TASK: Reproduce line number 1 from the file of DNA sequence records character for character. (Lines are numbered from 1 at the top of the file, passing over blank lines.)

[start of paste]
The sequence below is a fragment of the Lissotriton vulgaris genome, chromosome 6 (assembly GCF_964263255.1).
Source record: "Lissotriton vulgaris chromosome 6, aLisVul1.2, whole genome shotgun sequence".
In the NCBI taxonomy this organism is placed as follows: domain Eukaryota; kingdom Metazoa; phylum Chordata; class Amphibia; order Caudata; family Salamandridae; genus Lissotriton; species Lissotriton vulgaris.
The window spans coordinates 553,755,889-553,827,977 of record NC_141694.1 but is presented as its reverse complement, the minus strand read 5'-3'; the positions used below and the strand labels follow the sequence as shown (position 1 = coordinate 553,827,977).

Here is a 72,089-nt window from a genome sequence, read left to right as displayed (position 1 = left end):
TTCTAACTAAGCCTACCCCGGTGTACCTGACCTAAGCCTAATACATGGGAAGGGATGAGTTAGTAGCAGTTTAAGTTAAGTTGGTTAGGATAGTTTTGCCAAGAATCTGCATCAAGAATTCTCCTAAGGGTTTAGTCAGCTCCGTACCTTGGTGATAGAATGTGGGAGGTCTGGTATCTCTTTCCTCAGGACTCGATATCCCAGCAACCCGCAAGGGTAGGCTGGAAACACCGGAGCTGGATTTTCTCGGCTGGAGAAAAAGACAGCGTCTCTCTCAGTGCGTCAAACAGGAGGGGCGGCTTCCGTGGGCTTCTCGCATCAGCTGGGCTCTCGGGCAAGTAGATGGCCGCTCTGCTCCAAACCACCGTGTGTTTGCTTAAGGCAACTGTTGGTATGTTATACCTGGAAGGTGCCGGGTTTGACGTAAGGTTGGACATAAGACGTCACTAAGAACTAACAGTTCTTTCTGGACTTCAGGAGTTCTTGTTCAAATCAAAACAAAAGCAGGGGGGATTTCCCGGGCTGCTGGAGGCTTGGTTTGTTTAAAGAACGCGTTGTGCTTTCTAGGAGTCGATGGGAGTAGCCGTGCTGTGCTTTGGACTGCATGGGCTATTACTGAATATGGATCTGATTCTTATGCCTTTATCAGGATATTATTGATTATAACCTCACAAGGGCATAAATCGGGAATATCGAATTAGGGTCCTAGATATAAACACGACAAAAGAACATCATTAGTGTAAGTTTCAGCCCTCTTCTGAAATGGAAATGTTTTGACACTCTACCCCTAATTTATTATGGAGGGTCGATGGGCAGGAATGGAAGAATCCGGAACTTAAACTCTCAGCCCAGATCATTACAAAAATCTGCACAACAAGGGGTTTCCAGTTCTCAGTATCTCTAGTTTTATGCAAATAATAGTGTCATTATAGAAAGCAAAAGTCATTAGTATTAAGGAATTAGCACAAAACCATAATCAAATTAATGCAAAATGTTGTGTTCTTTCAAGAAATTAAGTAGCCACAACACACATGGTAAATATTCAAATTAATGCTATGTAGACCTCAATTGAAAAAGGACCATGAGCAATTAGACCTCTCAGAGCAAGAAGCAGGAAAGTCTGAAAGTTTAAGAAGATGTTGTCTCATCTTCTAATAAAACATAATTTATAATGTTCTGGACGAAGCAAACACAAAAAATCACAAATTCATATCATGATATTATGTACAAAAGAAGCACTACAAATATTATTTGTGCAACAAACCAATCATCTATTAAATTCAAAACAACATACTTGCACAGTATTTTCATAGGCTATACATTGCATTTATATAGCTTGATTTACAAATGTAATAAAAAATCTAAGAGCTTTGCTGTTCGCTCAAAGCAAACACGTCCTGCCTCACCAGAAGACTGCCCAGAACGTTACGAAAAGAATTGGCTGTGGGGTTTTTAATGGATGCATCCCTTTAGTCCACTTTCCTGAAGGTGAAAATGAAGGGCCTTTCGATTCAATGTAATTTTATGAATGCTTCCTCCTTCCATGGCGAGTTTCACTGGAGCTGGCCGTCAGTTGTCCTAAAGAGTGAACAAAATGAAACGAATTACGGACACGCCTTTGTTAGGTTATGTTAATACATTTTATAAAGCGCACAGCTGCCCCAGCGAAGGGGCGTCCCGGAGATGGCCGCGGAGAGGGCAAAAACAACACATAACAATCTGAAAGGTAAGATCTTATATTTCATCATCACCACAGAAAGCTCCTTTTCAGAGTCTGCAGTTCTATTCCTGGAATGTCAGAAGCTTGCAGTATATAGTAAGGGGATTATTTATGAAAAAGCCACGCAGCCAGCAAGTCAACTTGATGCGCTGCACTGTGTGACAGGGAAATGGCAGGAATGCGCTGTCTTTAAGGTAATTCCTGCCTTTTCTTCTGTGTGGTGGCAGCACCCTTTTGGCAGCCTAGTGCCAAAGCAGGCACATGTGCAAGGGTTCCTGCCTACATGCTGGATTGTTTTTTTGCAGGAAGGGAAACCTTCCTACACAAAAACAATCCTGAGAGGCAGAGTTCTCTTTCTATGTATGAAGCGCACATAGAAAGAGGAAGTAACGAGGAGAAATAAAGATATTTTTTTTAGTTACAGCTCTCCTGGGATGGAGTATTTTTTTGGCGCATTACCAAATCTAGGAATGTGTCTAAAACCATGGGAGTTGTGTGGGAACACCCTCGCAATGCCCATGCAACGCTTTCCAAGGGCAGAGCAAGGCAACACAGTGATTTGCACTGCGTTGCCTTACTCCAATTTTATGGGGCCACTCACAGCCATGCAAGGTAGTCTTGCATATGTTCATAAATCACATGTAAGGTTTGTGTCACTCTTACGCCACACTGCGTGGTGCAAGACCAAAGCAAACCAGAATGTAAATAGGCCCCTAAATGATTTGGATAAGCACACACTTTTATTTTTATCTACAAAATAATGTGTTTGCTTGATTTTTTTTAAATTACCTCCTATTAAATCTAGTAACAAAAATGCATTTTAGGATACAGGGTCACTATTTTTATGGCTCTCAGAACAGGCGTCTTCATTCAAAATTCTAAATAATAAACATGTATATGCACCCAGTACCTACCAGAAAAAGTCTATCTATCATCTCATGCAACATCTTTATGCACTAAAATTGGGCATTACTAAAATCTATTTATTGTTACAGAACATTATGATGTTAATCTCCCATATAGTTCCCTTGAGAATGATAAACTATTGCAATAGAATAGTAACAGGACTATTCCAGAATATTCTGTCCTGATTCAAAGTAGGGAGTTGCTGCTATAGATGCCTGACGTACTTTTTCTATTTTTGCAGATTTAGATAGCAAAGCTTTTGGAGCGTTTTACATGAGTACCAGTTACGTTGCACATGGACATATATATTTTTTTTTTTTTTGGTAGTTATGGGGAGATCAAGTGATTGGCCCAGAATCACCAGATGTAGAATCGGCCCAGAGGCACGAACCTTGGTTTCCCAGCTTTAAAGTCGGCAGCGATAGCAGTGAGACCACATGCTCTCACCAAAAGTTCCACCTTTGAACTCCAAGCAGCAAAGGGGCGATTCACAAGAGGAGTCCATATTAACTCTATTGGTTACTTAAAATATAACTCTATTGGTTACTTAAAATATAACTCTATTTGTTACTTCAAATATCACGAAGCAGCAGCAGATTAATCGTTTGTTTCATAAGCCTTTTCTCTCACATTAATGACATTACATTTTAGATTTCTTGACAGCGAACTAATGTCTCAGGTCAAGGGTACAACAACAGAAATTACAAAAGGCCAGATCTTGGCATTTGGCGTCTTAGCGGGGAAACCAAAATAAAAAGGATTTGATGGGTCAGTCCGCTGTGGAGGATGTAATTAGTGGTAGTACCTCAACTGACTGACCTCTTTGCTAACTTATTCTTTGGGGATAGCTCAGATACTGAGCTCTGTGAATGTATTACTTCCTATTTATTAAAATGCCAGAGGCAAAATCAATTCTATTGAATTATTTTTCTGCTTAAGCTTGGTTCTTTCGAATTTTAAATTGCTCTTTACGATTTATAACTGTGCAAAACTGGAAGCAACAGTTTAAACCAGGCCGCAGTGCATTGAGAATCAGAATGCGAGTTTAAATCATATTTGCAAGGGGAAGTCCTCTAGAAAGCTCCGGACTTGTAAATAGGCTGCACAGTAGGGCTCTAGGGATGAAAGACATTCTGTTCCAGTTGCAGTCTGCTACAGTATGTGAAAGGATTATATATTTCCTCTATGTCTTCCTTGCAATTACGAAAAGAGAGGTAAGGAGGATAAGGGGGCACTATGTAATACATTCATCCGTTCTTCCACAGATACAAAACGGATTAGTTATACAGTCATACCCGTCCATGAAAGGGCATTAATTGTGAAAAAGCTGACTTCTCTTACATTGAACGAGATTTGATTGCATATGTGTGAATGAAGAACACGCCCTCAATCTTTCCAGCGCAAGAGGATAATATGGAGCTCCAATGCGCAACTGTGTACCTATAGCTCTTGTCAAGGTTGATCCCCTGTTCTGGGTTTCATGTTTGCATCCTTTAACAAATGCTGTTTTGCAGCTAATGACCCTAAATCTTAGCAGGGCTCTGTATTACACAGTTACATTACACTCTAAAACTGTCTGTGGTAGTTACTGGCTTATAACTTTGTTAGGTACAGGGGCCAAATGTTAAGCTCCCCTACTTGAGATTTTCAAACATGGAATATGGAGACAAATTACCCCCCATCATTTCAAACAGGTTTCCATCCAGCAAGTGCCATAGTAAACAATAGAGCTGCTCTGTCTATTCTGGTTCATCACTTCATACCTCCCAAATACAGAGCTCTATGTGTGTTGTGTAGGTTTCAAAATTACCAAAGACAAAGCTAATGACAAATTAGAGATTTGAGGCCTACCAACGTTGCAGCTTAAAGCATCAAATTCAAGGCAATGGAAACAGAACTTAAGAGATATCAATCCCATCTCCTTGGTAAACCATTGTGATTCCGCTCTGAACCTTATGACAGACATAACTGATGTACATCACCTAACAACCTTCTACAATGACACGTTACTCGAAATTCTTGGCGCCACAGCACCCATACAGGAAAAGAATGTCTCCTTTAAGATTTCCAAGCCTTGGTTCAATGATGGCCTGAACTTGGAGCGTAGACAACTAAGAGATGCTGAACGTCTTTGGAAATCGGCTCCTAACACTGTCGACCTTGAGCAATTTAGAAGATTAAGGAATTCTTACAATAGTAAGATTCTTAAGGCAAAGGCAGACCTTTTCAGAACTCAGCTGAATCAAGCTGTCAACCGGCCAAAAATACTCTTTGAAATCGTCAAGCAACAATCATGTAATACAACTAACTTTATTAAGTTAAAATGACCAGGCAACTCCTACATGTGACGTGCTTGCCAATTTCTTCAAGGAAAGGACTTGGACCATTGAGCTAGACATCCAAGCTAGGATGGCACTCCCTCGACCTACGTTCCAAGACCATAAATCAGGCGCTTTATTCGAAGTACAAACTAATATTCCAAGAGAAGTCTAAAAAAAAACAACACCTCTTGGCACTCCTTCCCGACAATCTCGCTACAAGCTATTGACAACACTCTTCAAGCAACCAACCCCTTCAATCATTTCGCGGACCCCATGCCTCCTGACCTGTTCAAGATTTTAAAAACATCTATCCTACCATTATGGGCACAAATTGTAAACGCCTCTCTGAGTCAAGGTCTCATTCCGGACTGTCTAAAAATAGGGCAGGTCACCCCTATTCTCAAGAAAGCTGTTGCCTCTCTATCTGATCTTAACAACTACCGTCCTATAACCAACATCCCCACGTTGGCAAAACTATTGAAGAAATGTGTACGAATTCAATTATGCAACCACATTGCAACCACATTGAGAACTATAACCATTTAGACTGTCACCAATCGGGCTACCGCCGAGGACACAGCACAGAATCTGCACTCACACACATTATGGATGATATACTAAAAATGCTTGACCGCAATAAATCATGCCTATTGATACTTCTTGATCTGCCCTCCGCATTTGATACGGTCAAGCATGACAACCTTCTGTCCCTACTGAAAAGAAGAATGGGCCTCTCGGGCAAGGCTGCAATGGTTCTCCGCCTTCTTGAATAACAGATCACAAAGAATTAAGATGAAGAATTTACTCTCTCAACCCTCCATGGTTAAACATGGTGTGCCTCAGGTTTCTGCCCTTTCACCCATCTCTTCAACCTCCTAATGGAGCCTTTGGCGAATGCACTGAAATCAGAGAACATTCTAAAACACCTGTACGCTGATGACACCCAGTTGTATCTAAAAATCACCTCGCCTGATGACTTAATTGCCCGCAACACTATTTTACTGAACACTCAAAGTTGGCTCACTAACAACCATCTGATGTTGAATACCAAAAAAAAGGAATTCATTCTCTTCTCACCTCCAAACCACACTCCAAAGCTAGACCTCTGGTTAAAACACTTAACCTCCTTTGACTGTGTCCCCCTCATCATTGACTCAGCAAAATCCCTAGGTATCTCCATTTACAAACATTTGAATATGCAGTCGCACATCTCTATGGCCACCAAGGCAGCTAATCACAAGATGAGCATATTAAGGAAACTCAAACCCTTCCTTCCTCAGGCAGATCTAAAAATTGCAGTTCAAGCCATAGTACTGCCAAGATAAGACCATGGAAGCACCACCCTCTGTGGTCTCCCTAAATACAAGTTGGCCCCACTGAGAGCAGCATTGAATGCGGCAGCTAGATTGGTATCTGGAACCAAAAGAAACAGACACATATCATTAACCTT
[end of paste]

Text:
The sequence below is a fragment of the Lissotriton vulgaris genome, chromosome 6 (assembly GCF_964263255.1).